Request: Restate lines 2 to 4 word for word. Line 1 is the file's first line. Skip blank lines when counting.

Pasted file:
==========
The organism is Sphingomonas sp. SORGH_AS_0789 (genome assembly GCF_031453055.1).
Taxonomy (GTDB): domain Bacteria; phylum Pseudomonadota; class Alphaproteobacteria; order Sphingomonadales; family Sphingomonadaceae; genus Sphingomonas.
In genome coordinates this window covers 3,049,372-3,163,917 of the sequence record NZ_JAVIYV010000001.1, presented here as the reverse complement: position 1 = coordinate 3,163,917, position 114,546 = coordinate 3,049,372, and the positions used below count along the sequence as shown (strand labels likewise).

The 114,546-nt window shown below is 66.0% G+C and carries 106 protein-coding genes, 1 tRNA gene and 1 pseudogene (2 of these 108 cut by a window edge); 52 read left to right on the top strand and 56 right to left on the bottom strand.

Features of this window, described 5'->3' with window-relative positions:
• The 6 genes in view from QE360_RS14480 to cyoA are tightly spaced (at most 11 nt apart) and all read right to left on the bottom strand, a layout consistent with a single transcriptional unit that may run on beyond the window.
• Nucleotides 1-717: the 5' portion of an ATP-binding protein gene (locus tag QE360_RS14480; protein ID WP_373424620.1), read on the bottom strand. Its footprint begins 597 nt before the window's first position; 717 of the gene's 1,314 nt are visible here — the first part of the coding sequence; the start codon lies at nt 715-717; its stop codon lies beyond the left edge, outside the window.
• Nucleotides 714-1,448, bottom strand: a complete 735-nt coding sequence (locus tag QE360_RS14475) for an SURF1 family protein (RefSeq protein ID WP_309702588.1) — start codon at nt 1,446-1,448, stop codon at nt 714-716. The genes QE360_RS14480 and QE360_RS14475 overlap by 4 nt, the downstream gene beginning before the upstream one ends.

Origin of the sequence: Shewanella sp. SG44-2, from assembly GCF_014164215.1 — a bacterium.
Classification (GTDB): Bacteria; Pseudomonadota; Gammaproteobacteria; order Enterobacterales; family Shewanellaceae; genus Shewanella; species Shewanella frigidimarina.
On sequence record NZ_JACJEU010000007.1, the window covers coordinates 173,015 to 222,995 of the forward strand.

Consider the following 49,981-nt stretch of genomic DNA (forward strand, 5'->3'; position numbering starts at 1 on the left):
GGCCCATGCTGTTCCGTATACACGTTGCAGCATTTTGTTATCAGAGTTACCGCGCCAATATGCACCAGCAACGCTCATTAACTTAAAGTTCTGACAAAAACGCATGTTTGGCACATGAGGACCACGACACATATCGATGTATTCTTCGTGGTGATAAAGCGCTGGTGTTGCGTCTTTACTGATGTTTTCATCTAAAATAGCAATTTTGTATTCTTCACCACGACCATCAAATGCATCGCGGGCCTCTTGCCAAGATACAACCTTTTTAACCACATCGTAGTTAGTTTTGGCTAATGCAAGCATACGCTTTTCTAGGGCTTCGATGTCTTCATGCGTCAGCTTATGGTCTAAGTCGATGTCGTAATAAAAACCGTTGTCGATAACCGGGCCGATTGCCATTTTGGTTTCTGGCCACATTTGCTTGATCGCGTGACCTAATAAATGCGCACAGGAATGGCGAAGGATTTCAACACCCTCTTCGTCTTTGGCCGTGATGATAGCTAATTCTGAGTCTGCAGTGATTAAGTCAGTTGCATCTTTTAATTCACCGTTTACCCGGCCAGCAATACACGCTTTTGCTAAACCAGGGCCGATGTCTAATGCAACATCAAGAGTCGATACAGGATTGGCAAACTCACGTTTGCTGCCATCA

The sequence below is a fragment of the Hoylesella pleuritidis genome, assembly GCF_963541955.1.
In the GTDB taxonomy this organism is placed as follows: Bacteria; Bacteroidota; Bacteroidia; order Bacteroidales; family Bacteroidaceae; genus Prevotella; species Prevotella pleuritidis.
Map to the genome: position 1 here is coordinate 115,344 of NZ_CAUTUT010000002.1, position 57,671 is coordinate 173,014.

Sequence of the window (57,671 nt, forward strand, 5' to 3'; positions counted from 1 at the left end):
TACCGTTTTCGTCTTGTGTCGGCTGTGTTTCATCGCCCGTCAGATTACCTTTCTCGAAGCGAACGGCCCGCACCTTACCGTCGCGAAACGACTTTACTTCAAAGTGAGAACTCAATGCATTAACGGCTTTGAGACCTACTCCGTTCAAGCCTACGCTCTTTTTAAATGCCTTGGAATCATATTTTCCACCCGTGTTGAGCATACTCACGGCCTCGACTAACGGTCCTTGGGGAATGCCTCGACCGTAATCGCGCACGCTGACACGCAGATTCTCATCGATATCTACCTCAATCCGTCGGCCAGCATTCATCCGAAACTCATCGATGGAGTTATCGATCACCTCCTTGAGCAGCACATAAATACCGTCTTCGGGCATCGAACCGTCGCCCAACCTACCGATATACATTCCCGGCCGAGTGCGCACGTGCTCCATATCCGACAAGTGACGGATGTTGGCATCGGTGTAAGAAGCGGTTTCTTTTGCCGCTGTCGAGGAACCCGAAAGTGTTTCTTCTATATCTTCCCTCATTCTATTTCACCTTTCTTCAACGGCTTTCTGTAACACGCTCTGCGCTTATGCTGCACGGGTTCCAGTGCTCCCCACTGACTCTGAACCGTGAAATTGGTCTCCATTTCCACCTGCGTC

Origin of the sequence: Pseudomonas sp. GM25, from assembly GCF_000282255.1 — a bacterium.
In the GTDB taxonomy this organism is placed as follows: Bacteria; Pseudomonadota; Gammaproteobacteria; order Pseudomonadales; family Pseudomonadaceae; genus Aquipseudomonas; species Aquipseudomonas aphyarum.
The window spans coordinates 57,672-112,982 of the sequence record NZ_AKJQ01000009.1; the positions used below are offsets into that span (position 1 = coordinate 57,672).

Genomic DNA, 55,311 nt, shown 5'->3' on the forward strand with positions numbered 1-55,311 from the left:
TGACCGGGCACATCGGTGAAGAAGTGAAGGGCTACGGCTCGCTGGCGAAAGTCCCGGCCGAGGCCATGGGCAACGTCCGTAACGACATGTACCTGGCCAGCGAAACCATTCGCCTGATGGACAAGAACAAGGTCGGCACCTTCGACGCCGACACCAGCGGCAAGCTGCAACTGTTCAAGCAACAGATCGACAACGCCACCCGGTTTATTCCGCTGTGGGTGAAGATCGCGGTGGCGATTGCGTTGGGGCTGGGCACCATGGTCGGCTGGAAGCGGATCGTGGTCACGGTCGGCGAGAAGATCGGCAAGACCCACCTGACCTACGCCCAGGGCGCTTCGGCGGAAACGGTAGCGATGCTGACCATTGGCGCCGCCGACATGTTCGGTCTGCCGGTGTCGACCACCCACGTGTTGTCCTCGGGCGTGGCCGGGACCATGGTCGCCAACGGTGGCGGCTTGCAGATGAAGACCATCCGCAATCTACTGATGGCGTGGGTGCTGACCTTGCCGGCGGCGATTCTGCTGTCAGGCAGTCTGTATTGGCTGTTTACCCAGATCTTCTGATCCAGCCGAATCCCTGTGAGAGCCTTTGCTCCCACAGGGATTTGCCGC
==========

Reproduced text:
Taxonomy (GTDB): domain Bacteria; phylum Pseudomonadota; class Alphaproteobacteria; order Sphingomonadales; family Sphingomonadaceae; genus Sphingomonas.
In genome coordinates this window covers 3,049,372-3,163,917 of the sequence record NZ_JAVIYV010000001.1, presented here as the reverse complement: position 1 = coordinate 3,163,917, position 114,546 = coordinate 3,049,372, and the positions used below count along the sequence as shown (strand labels likewise).

The 114,546-nt window shown below is 66.0% G+C and carries 106 protein-coding genes, 1 tRNA gene and 1 pseudogene (2 of these 108 cut by a window edge); 52 read left to right on the top strand and 56 right to left on the bottom strand.